Since we were spending two weeks in Budapest, we decided to do a few day trips to discover Hungary outside of an urban center. Our friend Nora strongly recommended us two destinations, and that’s what we did. With Budapest well developed public transport system we were able to easily make those trips.
We left Budapest in the sunny morning of a beautiful day in order to get to Gödöllõ. This place was the favorite residence of the beautiful Empress Sissi. German from birth, she became Empress of Austria and then Queen of Hungary. It is said that Sissi loved Hungary and it’s language and that the Magyar people loved her in return. As a wedding gift, she received the Gödöllõ castle which is the largest castle of Hungary. The Baroque days took place during our visit of the Castle. There were free activities for children such as theatres, games of skills, crafts, etc. We took advantage of this excursion to visit the interior of the Castle and learn more about the kingship of Hungary including Queen Marie-Thérèse and afterwards Queen Elisabeth (Sissi). It’s the first castle that we have visited that had French signs, it was great for Hugo that reads a lot faster in French than in English.
The history of the Castle also includes the of the end of the monarchy, the period of the second world war, the occupation by by the Red Army and finally the revitalization of the castle to make it a museum. It’s a national gem and we decided to buy it to make it our summer cabin 😉 The gardens are beautiful and we always like to include a long walk outside after being inside a castle or museum for a long period of time. The boys need to go crazy and run a bit to let go some of that extra energy and these gardens were a great playground for them. When we found a pedestal, the boys had a lot of fun creating monuments to their effigy.
Our second day trips took place in Szentendre also accessible by train from Budapest. It was also on a sunny day that we headed to Szentendre in order to visit the Hungarian open air museum. We had to walk a few kilometres to get to the Museum. As we were not sure how to get to the Museum, we first followed a group of kids from a day camp. We were certain that they were going to the Museum too, but no they did not… oops We had the chance to walk in a picturesque area of Szentendre with shops that our mothers would have adored to visit. After realizing that we weren’t going in the right direction, we had to turn back and thanks to a map on a sign and directions from a nice lady we got there alive. We learned later that there was a bus close to the train station that makes the trip to the Museum and we made sure to take it to return back to the train station at the end of the day. We must learn from our mistakes, right?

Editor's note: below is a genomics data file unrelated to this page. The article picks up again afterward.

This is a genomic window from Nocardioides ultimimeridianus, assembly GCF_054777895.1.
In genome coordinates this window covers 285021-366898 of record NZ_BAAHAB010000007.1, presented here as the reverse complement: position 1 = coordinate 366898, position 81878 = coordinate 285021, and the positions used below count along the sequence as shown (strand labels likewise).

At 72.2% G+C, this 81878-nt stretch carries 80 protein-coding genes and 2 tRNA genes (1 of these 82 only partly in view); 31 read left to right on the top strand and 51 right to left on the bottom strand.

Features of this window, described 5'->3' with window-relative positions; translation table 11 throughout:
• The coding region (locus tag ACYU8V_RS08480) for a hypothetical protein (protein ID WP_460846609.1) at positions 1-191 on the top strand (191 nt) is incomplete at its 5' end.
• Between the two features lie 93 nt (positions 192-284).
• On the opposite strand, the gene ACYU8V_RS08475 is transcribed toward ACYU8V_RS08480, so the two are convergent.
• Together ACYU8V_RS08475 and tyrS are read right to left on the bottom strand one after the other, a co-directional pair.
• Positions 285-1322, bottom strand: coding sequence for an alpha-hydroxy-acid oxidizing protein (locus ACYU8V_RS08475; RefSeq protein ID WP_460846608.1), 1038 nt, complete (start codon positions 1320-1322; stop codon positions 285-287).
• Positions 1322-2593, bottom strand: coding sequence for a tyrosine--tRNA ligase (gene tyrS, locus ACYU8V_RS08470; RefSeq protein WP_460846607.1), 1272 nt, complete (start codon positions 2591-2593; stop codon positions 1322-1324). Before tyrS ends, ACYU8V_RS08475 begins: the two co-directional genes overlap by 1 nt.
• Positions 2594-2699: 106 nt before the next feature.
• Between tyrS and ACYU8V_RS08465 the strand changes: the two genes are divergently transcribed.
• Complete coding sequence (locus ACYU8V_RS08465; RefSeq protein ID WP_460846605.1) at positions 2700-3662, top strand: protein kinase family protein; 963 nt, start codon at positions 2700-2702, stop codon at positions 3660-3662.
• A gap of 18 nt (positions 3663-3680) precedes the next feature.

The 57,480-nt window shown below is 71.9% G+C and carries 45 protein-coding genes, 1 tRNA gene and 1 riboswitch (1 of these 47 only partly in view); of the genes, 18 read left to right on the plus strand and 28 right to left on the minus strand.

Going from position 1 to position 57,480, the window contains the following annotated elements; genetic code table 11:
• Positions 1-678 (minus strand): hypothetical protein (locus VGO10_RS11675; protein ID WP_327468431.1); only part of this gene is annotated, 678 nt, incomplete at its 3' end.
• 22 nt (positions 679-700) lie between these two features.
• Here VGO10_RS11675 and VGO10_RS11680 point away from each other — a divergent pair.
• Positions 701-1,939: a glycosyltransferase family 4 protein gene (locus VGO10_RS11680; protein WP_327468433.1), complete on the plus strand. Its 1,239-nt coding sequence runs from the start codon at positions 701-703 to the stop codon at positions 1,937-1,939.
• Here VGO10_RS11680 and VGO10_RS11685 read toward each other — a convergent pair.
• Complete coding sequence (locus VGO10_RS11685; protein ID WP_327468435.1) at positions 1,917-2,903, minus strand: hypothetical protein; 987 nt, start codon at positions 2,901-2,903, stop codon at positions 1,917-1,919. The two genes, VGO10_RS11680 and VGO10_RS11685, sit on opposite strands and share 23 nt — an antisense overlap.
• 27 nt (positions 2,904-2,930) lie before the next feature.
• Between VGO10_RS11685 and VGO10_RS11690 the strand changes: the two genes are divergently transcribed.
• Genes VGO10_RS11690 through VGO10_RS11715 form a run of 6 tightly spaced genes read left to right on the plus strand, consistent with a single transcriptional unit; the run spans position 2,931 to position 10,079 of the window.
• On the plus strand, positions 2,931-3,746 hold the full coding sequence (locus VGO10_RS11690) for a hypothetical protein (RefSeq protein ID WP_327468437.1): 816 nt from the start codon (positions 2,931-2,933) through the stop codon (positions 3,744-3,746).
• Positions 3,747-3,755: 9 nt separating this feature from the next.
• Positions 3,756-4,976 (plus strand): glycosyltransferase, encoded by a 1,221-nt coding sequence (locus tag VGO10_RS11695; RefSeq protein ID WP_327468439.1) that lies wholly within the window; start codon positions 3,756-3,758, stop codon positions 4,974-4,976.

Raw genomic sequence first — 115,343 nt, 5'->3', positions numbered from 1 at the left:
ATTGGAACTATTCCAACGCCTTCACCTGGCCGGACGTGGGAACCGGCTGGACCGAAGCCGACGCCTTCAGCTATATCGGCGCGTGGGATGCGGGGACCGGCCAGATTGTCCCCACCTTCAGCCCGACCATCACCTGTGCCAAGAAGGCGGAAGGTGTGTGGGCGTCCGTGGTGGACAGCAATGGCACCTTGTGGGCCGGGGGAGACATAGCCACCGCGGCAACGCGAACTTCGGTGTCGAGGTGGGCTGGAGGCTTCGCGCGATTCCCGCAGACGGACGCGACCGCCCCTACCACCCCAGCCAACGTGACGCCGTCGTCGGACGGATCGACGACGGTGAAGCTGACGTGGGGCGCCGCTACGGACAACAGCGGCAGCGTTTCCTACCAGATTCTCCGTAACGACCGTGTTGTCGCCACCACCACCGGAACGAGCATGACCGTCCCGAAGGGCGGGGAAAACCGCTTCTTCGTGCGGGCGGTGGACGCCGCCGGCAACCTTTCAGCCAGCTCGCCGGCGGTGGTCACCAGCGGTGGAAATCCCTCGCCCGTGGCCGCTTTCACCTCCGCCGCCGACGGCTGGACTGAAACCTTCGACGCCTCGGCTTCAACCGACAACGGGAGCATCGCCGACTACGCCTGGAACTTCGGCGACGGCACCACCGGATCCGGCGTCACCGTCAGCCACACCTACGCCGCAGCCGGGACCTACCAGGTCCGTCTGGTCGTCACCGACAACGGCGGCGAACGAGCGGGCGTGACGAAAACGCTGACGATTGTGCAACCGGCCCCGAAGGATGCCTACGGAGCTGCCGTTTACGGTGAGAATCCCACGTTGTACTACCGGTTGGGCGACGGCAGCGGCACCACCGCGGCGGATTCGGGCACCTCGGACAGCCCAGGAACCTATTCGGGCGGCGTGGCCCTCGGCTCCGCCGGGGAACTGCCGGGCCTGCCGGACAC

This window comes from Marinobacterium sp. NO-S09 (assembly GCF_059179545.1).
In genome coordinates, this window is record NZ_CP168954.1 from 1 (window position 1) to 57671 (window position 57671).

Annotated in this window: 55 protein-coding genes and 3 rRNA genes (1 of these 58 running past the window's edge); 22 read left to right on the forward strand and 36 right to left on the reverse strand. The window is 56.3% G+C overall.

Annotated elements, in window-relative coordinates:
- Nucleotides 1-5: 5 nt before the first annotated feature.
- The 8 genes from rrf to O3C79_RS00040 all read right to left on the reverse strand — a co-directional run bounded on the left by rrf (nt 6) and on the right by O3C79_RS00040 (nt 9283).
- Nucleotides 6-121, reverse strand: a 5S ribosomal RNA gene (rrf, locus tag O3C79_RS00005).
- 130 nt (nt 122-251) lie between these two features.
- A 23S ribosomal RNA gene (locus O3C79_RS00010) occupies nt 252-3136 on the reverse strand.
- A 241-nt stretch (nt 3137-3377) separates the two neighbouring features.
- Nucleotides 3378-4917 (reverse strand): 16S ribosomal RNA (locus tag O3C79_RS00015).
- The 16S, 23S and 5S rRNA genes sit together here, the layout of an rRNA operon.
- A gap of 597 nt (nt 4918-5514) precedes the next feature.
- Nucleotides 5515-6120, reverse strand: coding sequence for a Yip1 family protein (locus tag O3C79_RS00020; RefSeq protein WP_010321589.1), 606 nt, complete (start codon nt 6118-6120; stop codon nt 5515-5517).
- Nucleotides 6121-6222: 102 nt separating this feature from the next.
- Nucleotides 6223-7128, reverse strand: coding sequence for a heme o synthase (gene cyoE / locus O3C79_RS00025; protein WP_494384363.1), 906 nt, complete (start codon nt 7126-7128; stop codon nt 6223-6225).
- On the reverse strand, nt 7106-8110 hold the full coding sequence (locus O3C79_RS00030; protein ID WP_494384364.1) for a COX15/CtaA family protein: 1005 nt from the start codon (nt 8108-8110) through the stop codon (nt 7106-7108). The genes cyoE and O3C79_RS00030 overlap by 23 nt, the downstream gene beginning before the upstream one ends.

We had a few hours to visit the ethnographic museum which consists in about 400 buildings dating from the 18th and 19th century from everywhere in the country that have been moved there to create the exhibition. We could observed the traditional architecture of the different regions of Hungary. We were able to contemplate the reconstructed interior of rural houses, workshop, trades (dyeing, shoemaker, store keeper), churches, mills, etc. We had read somewhere to plan about two hours to visit it all, but four hours would be more accurate according to us especially with children. Unfortunately, we had to skip several houses at the end of the day, because the site was going to close. The boys enjoyed themselves and during the visit there’re places created specifically for them in which they can have fun recreating the life of the time or simply having fun in a play structure. Their favorite building was strangely the school that was not so different from the schools they had already seen in other museums of Ethnography in Canada.
Therefore this blog concludes our stay in Hungary. This country has a lot to offer, and the next time we come to Hungary, we would love to visit something outside of Budapest, such as Lake Balaton or Eger.